Having written a number of reader’s guides to my books, I thought it would be fun to delve into Dreams of Joy from a different perspective by showing you some images that inspired me as I wrote the novel, as well as explain some of the decisions that went into the publication of the book. I’ve selected a few sentences from Dreams of Joy (and included their page numbers so you can find them easily) and then given you an image that inspired me to write those lines. Several of these are travel photos that I shot in China and some are posters from the Great Leap Forward. I’ve also included a couple of things, which, at first glance, may seem not to have anything to do with the novel, but they have everything to do with how I approach writing, how I do my research, how one thought can open a whole new world to me, and the pure serendipity that sometimes happens in the creative process.—Lisa See
“The houses themselves are lovely—with tile roofs, nicely painted façades, and iron grillwork in art deco patterns covering windows, as peek-throughs for doors, and as decoration along the eaves and around mail slots.” (page 23)
A lot of my job as a writer of historical novels involves seeing past what something looks like today to what it looked like long ago. This isn’t very hard for me. I grew up in Los Angeles. I drive down streets and through neighborhoods and see things as they were, not as they are. I prefer that old Los Angeles to the one here now. And who wouldn’t? An orange grove is so much nicer than a strip mall, after all. Some might say I look through rose-colored glasses. Maybe I do, but I consider that ability a gift that has allowed me to visit a poor village, such as Tongkou in Hunan province, and see past the poverty and decrepit buildings to what it must have been like in its heyday when Snow Flower and Lily lived there in Snow Flower and the Secret Fan. It’s allowed me to visit Hangzhou—a city of six million—walk around West Lake, and imagine Peony living in her family’s seventeenth-century compound for Peony in Love. And it’s allowed me to explore Shanghai, come across a little walk street, and see past the laundry, the public toilets on the corner, and the electric wires all over the place, to a house that could be only Z.G.’s elegant home.
“Now I’m to do calligraphy for this man—my father? Why do my artistic skills matter?” (page 28)
If I’d known I was going to write a sequel to Shanghai Girls, I would have set up Joy as an artist or at least as a girl with artistic tendencies. Fortunately, as I looked back through Shanghai Girls, I saw that her calligraphy was so good—“uncorrupted”—that neighbors asked her to write couplets for them to hang on their doors at the New Year. That was enough for me, since calligraphy has a long tradition as one of the main art forms in China.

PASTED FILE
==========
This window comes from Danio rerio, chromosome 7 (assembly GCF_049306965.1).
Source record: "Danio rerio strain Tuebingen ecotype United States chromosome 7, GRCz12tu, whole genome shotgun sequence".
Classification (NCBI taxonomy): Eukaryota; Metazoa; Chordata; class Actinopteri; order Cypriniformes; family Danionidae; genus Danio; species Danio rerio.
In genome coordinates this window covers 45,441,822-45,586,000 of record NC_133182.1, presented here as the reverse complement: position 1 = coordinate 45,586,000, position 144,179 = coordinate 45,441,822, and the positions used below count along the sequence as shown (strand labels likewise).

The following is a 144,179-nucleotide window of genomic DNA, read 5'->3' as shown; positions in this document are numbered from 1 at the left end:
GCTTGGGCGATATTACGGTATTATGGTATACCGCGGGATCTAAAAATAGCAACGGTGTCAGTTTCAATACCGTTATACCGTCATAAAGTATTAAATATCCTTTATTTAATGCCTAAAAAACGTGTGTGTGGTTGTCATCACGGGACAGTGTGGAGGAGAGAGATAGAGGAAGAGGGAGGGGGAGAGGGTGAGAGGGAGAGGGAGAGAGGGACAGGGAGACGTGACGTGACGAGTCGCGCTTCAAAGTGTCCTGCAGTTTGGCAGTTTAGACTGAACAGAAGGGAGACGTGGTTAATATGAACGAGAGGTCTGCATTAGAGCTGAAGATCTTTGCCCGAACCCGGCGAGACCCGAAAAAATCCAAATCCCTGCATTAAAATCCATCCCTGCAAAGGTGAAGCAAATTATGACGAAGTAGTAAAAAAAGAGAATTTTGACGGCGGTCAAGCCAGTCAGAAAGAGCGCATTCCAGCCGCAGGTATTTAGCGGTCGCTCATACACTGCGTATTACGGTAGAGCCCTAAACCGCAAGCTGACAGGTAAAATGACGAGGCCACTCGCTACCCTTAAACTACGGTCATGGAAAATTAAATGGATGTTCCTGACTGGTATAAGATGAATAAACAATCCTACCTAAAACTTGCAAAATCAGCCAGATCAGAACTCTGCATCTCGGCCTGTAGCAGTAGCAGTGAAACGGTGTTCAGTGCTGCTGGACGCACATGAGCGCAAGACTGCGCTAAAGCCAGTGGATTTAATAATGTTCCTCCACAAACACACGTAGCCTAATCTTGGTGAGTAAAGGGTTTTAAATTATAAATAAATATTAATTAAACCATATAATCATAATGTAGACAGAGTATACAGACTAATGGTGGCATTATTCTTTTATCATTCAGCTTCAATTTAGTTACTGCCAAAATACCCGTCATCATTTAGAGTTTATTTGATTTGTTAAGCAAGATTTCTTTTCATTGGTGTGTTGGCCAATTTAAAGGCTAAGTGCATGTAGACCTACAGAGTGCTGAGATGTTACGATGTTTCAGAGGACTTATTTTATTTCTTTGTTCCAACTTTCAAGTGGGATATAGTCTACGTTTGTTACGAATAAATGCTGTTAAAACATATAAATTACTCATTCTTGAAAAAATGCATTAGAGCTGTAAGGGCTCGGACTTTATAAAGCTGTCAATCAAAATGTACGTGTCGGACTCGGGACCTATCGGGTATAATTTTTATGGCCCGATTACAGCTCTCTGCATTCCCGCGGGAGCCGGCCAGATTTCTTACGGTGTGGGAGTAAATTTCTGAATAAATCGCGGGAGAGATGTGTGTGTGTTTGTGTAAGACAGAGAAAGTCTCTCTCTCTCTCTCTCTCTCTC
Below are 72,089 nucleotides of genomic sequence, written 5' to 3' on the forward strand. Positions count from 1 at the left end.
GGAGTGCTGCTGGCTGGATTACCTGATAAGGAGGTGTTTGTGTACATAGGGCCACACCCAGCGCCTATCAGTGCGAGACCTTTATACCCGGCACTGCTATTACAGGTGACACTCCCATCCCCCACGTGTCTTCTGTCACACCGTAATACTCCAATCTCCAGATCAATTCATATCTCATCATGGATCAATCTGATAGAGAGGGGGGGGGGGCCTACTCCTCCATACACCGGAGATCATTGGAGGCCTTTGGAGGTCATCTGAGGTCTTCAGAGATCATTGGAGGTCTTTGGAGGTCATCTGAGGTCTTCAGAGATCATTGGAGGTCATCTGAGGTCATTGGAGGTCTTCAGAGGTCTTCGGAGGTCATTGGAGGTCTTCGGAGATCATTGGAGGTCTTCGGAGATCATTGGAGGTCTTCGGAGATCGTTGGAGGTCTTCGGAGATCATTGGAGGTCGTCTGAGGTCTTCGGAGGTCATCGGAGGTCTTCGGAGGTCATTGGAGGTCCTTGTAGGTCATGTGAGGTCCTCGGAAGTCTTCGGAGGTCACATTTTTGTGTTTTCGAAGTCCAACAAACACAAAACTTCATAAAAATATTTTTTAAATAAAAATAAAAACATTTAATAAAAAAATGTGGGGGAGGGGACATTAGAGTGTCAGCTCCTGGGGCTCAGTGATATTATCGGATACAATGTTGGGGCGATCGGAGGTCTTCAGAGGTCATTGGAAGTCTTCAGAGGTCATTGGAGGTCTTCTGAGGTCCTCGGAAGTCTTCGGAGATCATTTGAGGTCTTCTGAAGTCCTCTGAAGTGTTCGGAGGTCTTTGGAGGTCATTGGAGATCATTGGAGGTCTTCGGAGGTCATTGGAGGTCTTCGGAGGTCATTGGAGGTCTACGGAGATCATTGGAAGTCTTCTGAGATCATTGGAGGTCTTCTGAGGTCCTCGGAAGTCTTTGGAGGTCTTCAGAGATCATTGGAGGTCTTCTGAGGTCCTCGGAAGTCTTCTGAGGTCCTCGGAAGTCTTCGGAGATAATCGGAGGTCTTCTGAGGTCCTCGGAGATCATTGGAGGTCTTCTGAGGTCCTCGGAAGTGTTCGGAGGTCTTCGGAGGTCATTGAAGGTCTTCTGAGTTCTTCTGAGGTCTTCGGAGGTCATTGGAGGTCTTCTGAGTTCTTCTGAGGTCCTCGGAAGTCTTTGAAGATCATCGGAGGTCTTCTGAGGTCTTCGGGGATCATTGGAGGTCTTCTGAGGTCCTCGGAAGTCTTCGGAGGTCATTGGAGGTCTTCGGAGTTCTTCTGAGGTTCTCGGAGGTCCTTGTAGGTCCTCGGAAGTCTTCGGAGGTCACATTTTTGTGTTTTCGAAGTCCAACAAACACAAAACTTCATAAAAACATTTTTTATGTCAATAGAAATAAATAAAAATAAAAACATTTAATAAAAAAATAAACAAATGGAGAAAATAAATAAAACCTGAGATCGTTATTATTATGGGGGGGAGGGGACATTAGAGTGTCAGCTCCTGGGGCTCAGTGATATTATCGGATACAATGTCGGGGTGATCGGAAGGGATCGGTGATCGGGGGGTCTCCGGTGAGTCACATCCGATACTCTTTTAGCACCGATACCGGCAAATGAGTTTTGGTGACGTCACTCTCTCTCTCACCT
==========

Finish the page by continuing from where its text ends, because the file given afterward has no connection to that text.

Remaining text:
Lantingji Xu, literally “Prologue to the Poems Composed at the Orchid Pavilion,” is probably the most famous piece of calligraphy in China. It was written by Wang Xishu in 353 and commemorates a famous drinking and poetry-writing party. Centuries later, in the Tang dynasty, a Buddhist monk named Huaisu (737?799) wrote an autobiographical essay in which he talked about his love of calligraphy, his search for different calligraphic models to emulate, and his untrammeled life. Although he was a monk, Huaisu loved to drink and was celebrated by his peers for his alcohol-fueled bursts of calligraphy. What makes his calligraphy so memorable and beautiful is that the characters get looser and wilder the more Huaisu had to drink.
As you can see, much of the appreciation for calligraphy comes from the back story. This example of calligraphy was painted by Tyrus Wong, my grandfather’s closest friend, the artist who created the ambiance for Disney’s Bambi, kite maker and flyer (yes, think about Z.G.), and now the oldest Chinese-American artist at 101 years of age. He has inspired me in so many ways and I love him dearly. Here, Tyrus has written Gold Mountain, the Chinese name for the United States, with ink and brush.
“Then we pick up our bags and begin a long, slow hike up a path, over a small hill, and down into a narrow valley, where elm tress provide shade.” (page 32)
When I began Dreams of Joy, I knew that I wanted about half the story to take place in Shanghai and the other half to take place in a small village. As I looked at the map of China and all the different provinces I could chose from, I started thinking about the nature of Chinese written characters and how much depth they have compared to English words. For example, we might read the word pond and conjure up a small body of water with maybe some trees dotted around it. But when you look at the Chinese character for pond, you think of all the magnificent poems, arias, and plays that have featured ponds. Did Li Bai write one of his rollicking drinking poems by a pond? Was there a righteous battle by a pond? Is there an exquisite painting of a lovesick maiden gazing at her reflection in a pond? As I considered the depth of Chinese characters and what they can evoke, I decided to set Dreams of Joy in Anwei province, because it is known historically for its poverty, droughts, floods, and famines. It’s also where Pearl S. Buck set The Good Earth. Other people might not know all these allusions, but I would.
Look for more photos in the back of the Dreams of Joy paperback!